wav2vec2 for Automatic Speech Recognition In Plain Englishby@pictureinthenoise
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wav2vec2 for Automatic Speech Recognition In Plain English

by Picture in the NoiseMarch 13th, 2024
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wav2vec2 is a leading machine-learning model for the design of automatic speech recognition (ASR) systems. It is composed of three general components: a Feature Encoder, a Quantization Module, and a Transformer. The model is pretrained on audio-only data to learn basic speech units. The model is then finetuned on labeled data where speech units are mapped to text.
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If you've been dipping your toes in the domain of automatic speech recognition ("ASR"), there's a good chance you've come across wav2vec 2.0 ("wav2vec2") from Meta AI Research. There are some excellent technical resources, not the least of which is the original wav2vec2 paper itself, that describes how the machine learning ("ML") model works. Also, the Meta AI Research team has a nice overview of wav2vec2 on their website.

I would encourage you to take a look at it since it offers a nice summary of the academic paper and since the wav2vec2 model illustrations in this article are sourced from that page. With the preceding in mind, there don't seem to be many write-ups that explain wav2vec2 in "plain English." I try to do just that with this article.

This article assumes that you understand some basic ML concepts and that you're interested in understanding how wav2vec2 works at a high level, without getting too deep "into the weeds."

Accordingly, the subsequent sections try to avoid a lot of the technical details in favor of simple explanations and useful analogies when appropriate.

That being said, it is helpful to know early on that wav2vec2 is comprised of 3 major components: the Feature Encoder, the Quantization Module, and the Transformer.

Each will be discussed in the course of starting the discussion with some basic ideas while building up to more complex (but still digestible) points. Keep in mind that wav2vec2 can be used for other purposes beyond ASR.

That being said, what follows here discusses the model in an ASR-specific context.

A Gentle Overview

At the time it was introduced in 2020, wav2vec2 offered a novel framework for building ASR systems. What was so special about it? Before wav2vec2, ASR systems were generally trained using labeled data. That is, prior models were trained on many examples of speech audio where each example had an associated transcription. To explain the idea, consider this waveform:

Sample waveform

It is not entirely clear what this waveform represents just looking at it. But, if you are told that the speaker who generated this audio said the words "hello world", you can probably make some intelligent guesses as to which parts of the waveform correspond with the text that represents it.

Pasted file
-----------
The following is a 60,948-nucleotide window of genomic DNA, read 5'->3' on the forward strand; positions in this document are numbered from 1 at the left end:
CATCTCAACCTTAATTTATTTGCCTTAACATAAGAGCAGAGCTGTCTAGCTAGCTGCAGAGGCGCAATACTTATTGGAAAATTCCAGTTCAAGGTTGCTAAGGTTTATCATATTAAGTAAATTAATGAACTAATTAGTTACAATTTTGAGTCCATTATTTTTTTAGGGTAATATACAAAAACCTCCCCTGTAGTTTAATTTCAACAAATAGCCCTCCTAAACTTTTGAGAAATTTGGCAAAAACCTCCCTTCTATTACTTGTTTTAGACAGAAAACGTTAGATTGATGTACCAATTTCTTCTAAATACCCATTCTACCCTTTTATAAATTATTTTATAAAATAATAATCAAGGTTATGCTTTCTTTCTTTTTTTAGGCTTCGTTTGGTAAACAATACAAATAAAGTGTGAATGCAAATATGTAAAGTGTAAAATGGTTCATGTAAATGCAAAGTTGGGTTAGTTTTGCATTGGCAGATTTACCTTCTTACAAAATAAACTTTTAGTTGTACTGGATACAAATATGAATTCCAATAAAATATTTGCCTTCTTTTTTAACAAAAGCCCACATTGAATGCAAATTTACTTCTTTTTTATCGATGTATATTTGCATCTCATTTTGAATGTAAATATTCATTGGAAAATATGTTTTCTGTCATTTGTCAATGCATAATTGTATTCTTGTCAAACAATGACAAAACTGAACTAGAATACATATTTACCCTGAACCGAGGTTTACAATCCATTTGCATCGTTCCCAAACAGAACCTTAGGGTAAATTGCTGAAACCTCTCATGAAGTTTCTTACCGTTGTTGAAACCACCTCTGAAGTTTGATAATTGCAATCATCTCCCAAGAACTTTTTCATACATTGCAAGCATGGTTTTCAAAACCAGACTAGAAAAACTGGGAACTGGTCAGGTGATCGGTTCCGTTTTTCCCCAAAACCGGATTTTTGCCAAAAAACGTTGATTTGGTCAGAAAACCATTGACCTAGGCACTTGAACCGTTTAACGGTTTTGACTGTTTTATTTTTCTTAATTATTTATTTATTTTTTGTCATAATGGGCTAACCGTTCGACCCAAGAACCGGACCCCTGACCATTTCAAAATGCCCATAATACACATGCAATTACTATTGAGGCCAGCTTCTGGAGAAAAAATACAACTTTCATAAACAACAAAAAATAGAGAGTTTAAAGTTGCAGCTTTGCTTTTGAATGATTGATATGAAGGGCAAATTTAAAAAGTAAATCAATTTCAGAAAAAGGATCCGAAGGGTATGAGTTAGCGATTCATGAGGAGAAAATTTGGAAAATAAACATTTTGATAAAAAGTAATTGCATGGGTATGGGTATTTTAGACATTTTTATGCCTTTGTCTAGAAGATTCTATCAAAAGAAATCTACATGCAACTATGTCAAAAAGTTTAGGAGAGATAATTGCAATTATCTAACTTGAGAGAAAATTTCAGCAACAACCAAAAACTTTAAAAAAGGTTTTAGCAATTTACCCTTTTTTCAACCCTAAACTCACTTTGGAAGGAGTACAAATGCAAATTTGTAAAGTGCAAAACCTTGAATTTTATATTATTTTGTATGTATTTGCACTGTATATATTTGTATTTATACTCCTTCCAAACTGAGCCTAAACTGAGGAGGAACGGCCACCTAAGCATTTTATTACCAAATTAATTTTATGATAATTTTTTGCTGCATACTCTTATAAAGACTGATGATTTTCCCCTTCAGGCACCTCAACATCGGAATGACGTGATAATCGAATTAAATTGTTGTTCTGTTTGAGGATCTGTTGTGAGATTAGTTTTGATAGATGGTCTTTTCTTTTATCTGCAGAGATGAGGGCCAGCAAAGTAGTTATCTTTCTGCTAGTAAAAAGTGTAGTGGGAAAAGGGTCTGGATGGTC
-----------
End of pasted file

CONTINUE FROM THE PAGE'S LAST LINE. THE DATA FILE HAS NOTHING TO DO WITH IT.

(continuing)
You might surmise - correctly - that the first segment of the waveform is associated with the word "hello". Similarly, ASR models can learn how to make associations between spoken audio waveform segments and written text.

However, as the original wav2vec2 investigators point out in their paper, "[many] speech recognition systems require thousands of hours of transcribed speech to reach acceptable performance which is not available for the vast majority of the nearly 7,000 languages spoken worldwide."

So, the wav2vec2 investigators invented a new model where it is not necessary to have "thousands of hours of transcribed speech" in order to train the system. They reference a useful human analogy: babies don’t learn to speak by hearing a word, and then immediately seeing a text representation of that word.

They learn representations of speech by listening to people in their environment (e.g., their parents, siblings, etc.). wav2vec2 learns in an analogous way: by listening first.

Of course, how this is achieved is the point of the discussion in this article. Bear in mind that wav2vec2 is broadly designed to accomplish 2 things:

  1. Learn what the speech units should be given samples of unlabeled audio.

  2. Predict correct speech units.

At this point, you don't need to completely understand what is meant by these points. They will be explained below. Just keep them in the back of your head for now.

Learning Speech Units

Imagine you have a huge dataset of audio samples - say for some number of English speakers. Even without a formal background in phonetics, you might understand intuitively that the English language is vocalized using a set of basic sounds that are "strung together" to form words, sentences, etc.

Of course, if you're an English speaker, you don't think about speaking in this way and your vocalizations of whatever you want to say are more or less automatic! But, the point is that the spoken English language - and really any spoken language - can be decomposed into more basic, discrete sounds.

If we could somehow coax an ASR model to "extract" these basic sounds, it would allow us to encode any audio sample of spoken language using them. This is what wav2vec2 does by pretraining on audio data.